Column: Catholic Church Is Mostly a Force for Good
Whenever the Catholic Church grabs her periodic moment in the spotlight, you can be assured to read a story about (a) the sex abuse scandal, (b) the evils of mandatory celibacy, (c) the refusal to ordain women as priests, (d) homophobia or (e) all of the above. It never fails and it never ends, as my mother noted after every newscast about the resignation of Pope Benedict XVI included one of those angles.
Given the media’s track record we shouldn’t really be surprised. When ratings are your true god, the real one doesn’t stand a chance at fair and balanced coverage. It doesn’t even bother me that Saturday Night Live did its occasional “we’re more sophisticated than you are” attack on the church by portraying Jesus wielding an assault weapon on a recent episode. The most I can muster is a raised eyebrow and a yawn, which is the aggravated Christian’s version of a fatwah.
One of the reasons that I think people are preoccupied with issues like the “plight” of women and the role of a married priesthood is because sex and gender equality have become the contemporary criteria for measuring human rights. Leaving aside the sex abuse scandal, which deserves the attention it has gotten because of the universal implications for transparent governance and accountability, this near-obsession with demanding “Mrs. Priests” and pink-tinged clerical collars is a manifestation of our own Western preoccupation with things that don’t trouble people in the Third World. They have other problems to worry about, like genocide, oppressive regimes and hunger.
While the church might not measure up to Gloria Steinem’s idea of what’s important in society, it has a long tradition of speaking out for the disenfranchised. As Philadelphia’s Archbishop Charles Chaput observes in his book Render Unto Caesar : “The world would be very different today if Catholics had ‘stayed out of politics’ in Poland under the Communists, or the Philippines under Marcos, or Malawi under Banda.”
Obviously, the United States is very different from authoritarian police states, but the point is this: at its best, the Catholic faith is a vital milieu in which expressions of civil society premised on human dignity and the common good can take shape.
This is something we need to remember as the cardinals get ready to choose another leader. And it might help those of us in the comfortable West to remember that the church may not be all that we want it to be, but it has often been the only thing standing between tyrants and the oppressed.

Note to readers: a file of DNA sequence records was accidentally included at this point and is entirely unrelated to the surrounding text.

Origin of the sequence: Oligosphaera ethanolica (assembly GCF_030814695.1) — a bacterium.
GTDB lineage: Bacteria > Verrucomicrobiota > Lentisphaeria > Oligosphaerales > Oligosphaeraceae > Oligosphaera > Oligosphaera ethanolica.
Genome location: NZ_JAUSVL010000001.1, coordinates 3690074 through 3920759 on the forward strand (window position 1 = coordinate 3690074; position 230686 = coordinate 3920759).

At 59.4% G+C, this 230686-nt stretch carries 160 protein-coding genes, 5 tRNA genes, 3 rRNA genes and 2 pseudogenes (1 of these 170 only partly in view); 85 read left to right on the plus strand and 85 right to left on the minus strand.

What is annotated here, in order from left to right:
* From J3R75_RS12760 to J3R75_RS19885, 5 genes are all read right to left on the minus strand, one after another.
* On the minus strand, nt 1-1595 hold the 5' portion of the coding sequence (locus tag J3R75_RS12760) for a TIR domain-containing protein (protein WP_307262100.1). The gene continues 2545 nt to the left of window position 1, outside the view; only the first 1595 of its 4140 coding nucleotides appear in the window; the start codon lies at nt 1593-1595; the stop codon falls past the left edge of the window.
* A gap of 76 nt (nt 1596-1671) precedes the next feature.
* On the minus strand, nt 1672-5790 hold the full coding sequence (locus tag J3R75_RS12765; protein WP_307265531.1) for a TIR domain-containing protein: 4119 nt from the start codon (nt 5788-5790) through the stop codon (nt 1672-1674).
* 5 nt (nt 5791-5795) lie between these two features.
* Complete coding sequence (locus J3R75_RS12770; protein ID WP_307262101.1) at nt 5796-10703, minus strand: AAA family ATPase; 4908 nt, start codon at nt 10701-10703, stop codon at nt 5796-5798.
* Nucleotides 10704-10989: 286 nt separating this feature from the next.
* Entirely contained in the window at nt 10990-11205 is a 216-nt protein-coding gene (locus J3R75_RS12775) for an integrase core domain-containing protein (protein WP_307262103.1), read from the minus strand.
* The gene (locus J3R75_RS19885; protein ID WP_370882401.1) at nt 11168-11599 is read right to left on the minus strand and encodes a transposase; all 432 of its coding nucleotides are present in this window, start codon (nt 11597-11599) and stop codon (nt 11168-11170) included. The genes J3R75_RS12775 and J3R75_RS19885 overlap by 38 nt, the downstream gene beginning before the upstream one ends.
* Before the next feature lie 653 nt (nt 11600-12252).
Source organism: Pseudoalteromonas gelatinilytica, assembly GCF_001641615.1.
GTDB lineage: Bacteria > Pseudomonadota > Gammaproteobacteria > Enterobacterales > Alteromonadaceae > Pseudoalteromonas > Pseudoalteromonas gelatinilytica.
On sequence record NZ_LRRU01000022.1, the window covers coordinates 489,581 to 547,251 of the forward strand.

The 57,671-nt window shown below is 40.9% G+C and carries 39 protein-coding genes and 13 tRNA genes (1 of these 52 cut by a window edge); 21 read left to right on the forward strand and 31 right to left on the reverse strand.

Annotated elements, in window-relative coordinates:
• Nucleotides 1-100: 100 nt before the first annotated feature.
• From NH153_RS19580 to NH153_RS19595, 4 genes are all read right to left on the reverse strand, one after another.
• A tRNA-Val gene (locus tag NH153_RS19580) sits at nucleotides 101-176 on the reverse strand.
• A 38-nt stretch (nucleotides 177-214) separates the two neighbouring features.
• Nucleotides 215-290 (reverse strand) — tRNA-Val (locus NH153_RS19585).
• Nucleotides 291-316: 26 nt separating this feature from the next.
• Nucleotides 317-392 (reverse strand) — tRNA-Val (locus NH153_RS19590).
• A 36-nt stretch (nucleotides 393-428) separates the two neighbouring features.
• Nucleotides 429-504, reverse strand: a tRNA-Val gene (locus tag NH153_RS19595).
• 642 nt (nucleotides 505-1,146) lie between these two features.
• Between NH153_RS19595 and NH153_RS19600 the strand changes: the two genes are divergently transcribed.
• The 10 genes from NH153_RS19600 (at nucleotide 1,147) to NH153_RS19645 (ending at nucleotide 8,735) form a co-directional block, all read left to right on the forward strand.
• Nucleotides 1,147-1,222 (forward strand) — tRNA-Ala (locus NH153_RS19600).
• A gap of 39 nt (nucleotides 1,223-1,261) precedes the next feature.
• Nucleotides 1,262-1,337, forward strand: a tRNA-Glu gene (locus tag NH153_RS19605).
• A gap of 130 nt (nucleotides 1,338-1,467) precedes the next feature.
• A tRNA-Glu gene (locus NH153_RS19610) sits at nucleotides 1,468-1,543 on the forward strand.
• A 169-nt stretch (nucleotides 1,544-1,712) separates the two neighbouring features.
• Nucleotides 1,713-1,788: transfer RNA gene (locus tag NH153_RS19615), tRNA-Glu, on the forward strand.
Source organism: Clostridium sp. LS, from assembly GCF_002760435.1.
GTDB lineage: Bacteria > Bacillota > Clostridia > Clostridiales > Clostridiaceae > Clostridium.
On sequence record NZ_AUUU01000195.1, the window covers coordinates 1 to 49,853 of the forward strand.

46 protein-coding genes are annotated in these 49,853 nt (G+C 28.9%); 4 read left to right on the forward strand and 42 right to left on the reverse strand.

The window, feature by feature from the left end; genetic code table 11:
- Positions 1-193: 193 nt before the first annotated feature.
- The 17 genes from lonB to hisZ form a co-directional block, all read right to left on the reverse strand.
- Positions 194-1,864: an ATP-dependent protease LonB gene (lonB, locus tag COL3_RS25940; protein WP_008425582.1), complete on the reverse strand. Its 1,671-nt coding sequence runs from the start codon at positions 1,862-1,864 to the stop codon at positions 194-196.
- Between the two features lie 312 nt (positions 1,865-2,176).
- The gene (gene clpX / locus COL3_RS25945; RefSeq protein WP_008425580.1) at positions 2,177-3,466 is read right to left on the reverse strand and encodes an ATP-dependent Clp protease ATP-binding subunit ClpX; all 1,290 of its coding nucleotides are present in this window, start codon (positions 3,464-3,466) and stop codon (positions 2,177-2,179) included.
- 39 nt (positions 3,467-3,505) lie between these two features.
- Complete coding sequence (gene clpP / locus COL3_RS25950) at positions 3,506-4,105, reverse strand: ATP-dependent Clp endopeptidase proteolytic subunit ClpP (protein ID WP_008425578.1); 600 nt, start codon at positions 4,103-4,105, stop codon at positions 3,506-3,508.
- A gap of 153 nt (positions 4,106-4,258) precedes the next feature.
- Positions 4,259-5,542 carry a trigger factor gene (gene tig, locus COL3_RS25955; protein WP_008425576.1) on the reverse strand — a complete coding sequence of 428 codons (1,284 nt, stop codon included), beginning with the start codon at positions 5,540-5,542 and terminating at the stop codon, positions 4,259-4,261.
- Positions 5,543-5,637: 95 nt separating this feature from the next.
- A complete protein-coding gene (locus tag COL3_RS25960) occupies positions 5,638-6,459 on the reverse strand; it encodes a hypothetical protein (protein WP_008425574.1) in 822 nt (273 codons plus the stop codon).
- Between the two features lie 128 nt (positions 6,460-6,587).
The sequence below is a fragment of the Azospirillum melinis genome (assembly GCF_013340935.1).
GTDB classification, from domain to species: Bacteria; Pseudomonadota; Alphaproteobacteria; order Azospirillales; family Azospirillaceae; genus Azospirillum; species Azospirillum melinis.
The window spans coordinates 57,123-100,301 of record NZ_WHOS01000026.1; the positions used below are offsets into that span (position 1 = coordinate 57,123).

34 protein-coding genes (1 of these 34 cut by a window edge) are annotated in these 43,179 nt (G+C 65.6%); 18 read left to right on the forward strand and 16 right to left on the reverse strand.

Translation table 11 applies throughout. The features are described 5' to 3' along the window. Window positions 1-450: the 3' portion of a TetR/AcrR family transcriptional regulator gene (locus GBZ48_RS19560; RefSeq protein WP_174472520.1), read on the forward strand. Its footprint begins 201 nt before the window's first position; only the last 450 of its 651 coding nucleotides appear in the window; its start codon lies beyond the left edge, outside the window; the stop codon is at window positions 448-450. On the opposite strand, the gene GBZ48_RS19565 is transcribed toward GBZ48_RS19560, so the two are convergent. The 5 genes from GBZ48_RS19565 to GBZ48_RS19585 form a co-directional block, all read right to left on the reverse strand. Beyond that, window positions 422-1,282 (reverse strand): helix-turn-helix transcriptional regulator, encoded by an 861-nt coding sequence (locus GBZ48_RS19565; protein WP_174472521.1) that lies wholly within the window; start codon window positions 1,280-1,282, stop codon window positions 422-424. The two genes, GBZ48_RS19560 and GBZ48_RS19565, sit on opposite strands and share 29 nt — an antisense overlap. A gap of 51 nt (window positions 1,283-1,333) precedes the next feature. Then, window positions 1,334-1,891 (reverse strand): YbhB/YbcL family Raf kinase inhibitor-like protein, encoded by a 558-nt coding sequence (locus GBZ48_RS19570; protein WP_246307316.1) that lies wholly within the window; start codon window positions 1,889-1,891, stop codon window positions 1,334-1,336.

Here are some names we need to hear: Maximilian Kolbe, Aloysius Stepinac, Jozsef Mindszenty, Oscar Romero, Isaias Duarte Cancino. They span the decades from the darkest moments of Nazi Germany to drug-crazed days in South America.
∎ Maximilian Kolbe, a priest, was imprisoned at Auschwitz after having given shelter to more than 2,000 Jews in Nazi-occupied Poland. When another man, a husband and father, was chosen to be murdered, Kolbe offered to die in his place. He was canonized by John Paul II in 1982 and is the patron saint of political prisoners and families.
∎ Aloysius Stepinac was archbishop of Zagreb, Yugoslavia. An outspoken critic of the Communist overlords who had taken control of his native country, Stepinac was indicted for war crimes in a trumped-up show trial and sentenced to 16 years in prison. He never lived another free day between incarceration and house arrest. Given the choice of exile or continued imprisonment, he chose to stay in Yugoslavia as a living symbol of opposition to his atheist captors. Stepanic died, probably poisoned, at age 62.
∎ Jozsef Mindszenty was a Hungarian cardinal and, like Stepinac, a vocal critic of communism. Arrested in 1948, he was tortured, and confessed to crimes that he did not commit. He was sentenced to life imprisonment but released seven years later during the Hungarian Revolution. When the Soviets invaded, he sought political asylum at the U.S. Embassy in Budapest, where he lived for another 15 years without stepping outside the building, before being exiled from a beloved country he never saw again.
∎ Oscar Romero, archbishop of San Salvador, was an outspoken advocate for the poor in his war-torn nation. Threatened by the Salvadoran government and warned to remain silent, he stubbornly refused. Romero was famous for his homilies entreating the soldiers to stop waging a campaign of terror against their fellow Christians. On March 24, 1980, while celebrating Mass, he was assassinated at the altar.
∎ Isaias Duarte Cancino, archbishop of Cali, was a harsh critic of Colombia’s guerrilla groups and the drug cartels. He excommunicated members of the National Liberation Army and wrote editorials attacking the Revolutionary Armed Forces of Colombia, as well as the government. On March 16, 2002, he was murdered on the steps of his church.
All of the men I mentioned were clerics. Americans are often inclined to attack the church as an institution while forgetting that the backbone of that institution, the people who devote their lives to it, are often quite heroic. That’s something to keep in mind as we await our next leader.
Christine M. Flowers is a lawyer and columnist for the Philadelphia Daily News.